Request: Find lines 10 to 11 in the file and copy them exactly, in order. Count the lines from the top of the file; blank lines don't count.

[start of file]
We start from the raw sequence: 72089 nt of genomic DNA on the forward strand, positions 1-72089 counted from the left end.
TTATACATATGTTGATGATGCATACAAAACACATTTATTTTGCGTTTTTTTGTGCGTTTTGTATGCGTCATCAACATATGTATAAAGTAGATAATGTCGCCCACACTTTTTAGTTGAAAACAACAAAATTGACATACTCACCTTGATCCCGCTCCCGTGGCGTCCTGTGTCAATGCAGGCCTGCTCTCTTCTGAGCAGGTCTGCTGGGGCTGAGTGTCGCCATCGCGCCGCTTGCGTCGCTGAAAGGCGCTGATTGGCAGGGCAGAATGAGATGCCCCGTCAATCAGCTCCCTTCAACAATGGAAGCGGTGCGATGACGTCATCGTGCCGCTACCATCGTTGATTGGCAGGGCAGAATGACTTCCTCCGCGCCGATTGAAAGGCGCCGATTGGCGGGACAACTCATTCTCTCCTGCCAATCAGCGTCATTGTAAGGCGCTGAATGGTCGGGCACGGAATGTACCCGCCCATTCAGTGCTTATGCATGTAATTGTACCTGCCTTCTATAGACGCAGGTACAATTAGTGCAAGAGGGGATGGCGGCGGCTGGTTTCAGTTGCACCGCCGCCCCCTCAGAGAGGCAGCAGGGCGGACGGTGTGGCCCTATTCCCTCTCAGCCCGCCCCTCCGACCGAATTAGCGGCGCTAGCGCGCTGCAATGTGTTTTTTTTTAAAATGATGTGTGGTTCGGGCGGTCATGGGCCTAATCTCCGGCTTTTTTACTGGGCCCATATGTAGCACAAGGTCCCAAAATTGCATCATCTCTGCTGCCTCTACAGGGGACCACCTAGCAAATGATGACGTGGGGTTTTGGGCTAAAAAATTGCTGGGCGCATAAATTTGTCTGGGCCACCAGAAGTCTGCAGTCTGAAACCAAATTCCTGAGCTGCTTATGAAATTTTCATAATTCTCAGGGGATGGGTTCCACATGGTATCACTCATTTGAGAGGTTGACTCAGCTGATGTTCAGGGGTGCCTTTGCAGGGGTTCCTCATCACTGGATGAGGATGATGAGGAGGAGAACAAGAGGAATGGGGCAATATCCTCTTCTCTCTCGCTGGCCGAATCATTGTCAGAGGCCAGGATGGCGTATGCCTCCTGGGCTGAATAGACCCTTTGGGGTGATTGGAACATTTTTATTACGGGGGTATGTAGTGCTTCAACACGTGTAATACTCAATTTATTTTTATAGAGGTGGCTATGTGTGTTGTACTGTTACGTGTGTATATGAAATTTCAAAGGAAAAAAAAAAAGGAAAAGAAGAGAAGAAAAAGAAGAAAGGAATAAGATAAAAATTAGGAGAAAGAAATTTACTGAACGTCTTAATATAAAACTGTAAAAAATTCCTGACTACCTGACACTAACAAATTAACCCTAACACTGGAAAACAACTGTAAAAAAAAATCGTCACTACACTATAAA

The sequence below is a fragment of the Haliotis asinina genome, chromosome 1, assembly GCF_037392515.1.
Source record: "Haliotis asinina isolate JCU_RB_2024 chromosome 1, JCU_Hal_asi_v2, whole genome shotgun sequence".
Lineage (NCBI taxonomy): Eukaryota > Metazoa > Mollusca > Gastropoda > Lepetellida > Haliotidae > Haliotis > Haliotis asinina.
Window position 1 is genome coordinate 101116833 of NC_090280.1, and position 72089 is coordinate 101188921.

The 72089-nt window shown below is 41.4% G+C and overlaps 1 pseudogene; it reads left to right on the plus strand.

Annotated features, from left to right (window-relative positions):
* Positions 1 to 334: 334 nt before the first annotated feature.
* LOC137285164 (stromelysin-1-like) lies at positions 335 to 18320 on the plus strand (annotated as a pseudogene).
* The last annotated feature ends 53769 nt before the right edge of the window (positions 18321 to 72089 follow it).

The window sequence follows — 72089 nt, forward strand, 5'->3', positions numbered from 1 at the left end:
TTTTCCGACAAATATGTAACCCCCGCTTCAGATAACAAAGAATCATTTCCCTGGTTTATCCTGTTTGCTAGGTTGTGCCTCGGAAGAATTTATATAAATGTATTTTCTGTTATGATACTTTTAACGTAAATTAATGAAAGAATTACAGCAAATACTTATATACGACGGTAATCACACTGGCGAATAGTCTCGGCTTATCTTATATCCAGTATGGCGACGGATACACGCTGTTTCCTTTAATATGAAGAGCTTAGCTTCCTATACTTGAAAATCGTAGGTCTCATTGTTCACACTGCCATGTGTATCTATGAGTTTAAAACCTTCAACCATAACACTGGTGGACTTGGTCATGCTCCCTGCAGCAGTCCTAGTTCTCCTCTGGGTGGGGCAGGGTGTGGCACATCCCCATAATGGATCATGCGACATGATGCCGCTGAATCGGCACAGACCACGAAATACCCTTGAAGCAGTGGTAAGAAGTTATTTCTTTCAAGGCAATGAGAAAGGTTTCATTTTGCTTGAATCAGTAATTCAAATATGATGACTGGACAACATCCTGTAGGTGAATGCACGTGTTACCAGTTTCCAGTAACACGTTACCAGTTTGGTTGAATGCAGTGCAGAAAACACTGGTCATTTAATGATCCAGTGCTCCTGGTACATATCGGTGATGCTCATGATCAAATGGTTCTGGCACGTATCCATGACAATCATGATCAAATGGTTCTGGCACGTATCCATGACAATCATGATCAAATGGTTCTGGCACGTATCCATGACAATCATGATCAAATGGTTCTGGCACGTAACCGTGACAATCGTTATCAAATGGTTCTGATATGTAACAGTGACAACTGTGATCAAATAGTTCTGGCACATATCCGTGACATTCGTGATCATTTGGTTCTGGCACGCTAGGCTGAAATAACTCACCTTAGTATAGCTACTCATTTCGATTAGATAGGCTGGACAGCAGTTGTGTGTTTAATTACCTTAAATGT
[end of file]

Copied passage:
* LOC137285164 (stromelysin-1-like) lies at positions 335 to 18320 on the plus strand (annotated as a pseudogene).
* The last annotated feature ends 53769 nt before the right edge of the window (positions 18321 to 72089 follow it).